To counter the shortfalls of immunocompromised mice as hosts of human tumor xenografts, humanized mouse models, in which the immune system of SCID mice is reconstituted with human bone marrow, have been developed and are being increasingly used particularly in cancer studies that involve immunotherapeutic approaches (38). One step further is the use of patient-derived tumor xenografts (39), instead of the commonly used human tumor cell lines. The testing of nanomedicines in humanized mice is still lagging behind but, conceivably, may provide an important insight on the interplay of nanomedicines with the human immune system.

Another major tumor model factor affecting the testing of nanomedicines is the choice between primary tumor implants and metastatic tumors. Given that the EPR effect is the main mechanism for selective accumulation of nanomedicines in tumors (2), tumor sites with high or poor EPR will respond differently to nanomedicines. This is because the degree of EPR appears to be dependent on the tumor type and on the site of tumor growth (40). Primary tumor implants, particularly those inoculated subcutaneously, recruit new blood vessels for growth and usually demonstrate high EPR. Less well known is the degree of EPR of orthotopically implanted tumors. However, when hematogenous metastases occur either by detachment from primary tumors or by intravenous injection, tumor cells form multiple and separate colonies in lungs and other organs. These tumor colonies grow around well-developed and mature blood vessels of the host organ and often derive their blood supply by a process known as co-option of normal blood vessels, which results in blood vessels less permeable and less responsive to antiangiogenic treatments and, consequently, less likely to display the EPR effect (41, 42). Clearly, given that the clinical challenge is to treat patients with metastases, an effort should be made to include metastatic tumor models in the testing of nanomedicines to achieve a better prediction of their potential performance in human cancer (43).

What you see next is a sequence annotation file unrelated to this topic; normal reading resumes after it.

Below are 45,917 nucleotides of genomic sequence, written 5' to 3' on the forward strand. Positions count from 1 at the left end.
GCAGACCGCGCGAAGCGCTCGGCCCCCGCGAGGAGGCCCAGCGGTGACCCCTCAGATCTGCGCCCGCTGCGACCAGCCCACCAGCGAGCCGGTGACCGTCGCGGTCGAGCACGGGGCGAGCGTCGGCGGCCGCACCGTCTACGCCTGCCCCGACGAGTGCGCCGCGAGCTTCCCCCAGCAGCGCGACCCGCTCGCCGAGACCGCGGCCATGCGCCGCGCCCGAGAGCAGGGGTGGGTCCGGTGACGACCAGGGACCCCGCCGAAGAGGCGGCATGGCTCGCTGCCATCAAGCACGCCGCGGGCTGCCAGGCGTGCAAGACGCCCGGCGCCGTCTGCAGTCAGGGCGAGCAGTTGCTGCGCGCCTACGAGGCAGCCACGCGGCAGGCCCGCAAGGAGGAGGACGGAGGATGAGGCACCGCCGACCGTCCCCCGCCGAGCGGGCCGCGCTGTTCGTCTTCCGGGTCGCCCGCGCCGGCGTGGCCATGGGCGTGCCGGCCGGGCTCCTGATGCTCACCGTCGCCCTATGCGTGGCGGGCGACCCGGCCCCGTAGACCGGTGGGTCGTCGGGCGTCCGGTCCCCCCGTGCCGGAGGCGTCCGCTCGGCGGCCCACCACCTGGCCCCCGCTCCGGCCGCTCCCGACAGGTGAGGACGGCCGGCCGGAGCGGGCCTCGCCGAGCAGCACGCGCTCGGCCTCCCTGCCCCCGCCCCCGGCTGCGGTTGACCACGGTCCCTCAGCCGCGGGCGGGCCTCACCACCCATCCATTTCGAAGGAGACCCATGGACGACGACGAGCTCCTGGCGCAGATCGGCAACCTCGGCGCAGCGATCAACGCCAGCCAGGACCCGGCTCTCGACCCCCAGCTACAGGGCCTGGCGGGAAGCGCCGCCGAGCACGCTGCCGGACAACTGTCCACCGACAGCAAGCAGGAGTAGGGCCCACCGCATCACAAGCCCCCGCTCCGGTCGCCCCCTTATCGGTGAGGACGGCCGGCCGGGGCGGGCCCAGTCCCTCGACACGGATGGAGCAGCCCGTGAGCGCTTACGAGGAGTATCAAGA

Are We Using the Right Clinical Trial Designs and Assessments?